A memorable film about the aftermath of World War II in the United States., this film opens with the homecoming of three veterans to the same small town. The movie exposes the reality of altered lives and the inability to communicate the experience of war on the front lines or the home front.
The Best Years of Our Lives is one of the most timely and immediate Best Picture winners in Academy history.
Profoundly and sensitively balances the private demons of scarred veterans and the press of public policies that leave their mark on daily life.This movie is a masterpiece. The writing, the acting, the blending of several stories without being even the least bit choppy, everything about this movie is exceptional. Seven Academy Awards. No wonder, it certainly deserved them. The all star cast Fredric March, Dana Andrews, Harold Russell, Myrna Loy , Virginia Mayo , Teresa Wright , Cathy O'Donnell . Director William Wyler's heartbreaking postwar ballad seems even more radical today than it did in its Oscar-thick heyday. It's as non-propagandistic as an unemployment line.
It's a masterpiece, a combination of a genuinely felt emotional narrative and a microcosm of a country recovering from war.
The best, GREATEST inspiring movie ever made! With the best movie character ever portrayed: Harold Russell as Homer Parrish! And the best movie score ever composed!
quite a few WW II vets in our small town that I grew up around..
Tells a moral story with surprisingly good performances from Frederic March, Dana Andrews and Teresa Wright. Skip the melodrama, this is the electromagnet of wartime and what happens when the current is turned off.
The film mostly delivers with a minimally-entertaining post-WWII storytelling that was thoroughly represented with well-performed soulful characterization within enough substance to put up with worthwhile length. (A-)
(Full review TBD)
One of the greatest films of all time.
A great movie that more than stands the test of time. In most war movies directors shy away from going too far ove the top , obviously they want you to sympathize with the protagonist but they hold back, but here no punches are pulled, almost from the beginning when Fred has a problem in the Airport , can't get a seat on a airplane home while a rich man rudely interrupts him to ask about his own airplane seat, all of that is classic manipulation but we go along with it because unlike the rich man in the airport and his damned golf clubs, we the audience respect everything these returning war heroes have done and what they've been through. A similar thing happens to both Al and Homer, in fact you can say all three men live among the most insensitive people in the world. Fortunately for as many detractors, fascists and just plain awful people who surround them, each has their own guardian Angels, from loving parents to the women in their lives, each is saved, and we are rooting for them all the way. The movie has many powerful scenes made even more so by our emotional connection to each man. Each has to deal with a personal demon and people designed almost perfectly to break them, but through personnel courage as well as the companionship of each other, each makes it through. No movie has ever dealt with the problems of returning veterans as well as this one, and I doubt any ever will. Every person involved with the making of this movie gave their best effort. I knew many veterans of world war 2 , men who went through very similar things as the men in this movie, none of them would ever speak of their war experiences. This movie speaks for them...and says it all.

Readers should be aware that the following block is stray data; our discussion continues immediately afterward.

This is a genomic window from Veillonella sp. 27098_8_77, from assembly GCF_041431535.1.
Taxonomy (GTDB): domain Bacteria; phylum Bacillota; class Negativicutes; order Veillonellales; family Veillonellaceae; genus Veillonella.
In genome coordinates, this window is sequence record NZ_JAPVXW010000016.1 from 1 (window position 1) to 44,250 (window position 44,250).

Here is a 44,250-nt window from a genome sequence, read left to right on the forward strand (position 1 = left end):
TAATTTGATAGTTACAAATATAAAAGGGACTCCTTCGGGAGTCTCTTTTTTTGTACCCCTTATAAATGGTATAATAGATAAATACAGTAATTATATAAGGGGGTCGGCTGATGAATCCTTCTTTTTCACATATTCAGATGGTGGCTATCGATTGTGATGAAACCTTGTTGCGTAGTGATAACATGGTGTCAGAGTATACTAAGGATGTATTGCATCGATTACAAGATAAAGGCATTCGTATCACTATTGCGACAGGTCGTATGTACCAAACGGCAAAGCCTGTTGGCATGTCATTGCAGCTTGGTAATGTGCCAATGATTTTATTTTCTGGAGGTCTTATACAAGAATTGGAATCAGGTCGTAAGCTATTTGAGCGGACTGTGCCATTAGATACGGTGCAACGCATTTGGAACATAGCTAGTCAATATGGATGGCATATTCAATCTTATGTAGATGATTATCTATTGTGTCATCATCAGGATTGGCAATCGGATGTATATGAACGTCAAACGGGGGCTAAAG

I remember watching this film at various times throughout my life. I always enjoyed it. But the film became truly personal after my return from deployment to Iraq with the UA Army. I was amazed at how much I had in common with the characters. From the PTSD suffered by Fred Derry to the impact of disability on Homer Parrish (I'm a 100% combat disabled veteran), my experiences virtually mirrored theirs. More than fifty years later "The Best Years of Our Lives" is still having an impact. The public could learn much about the difficulties that veterans, especially those disabled, have when returning home from war.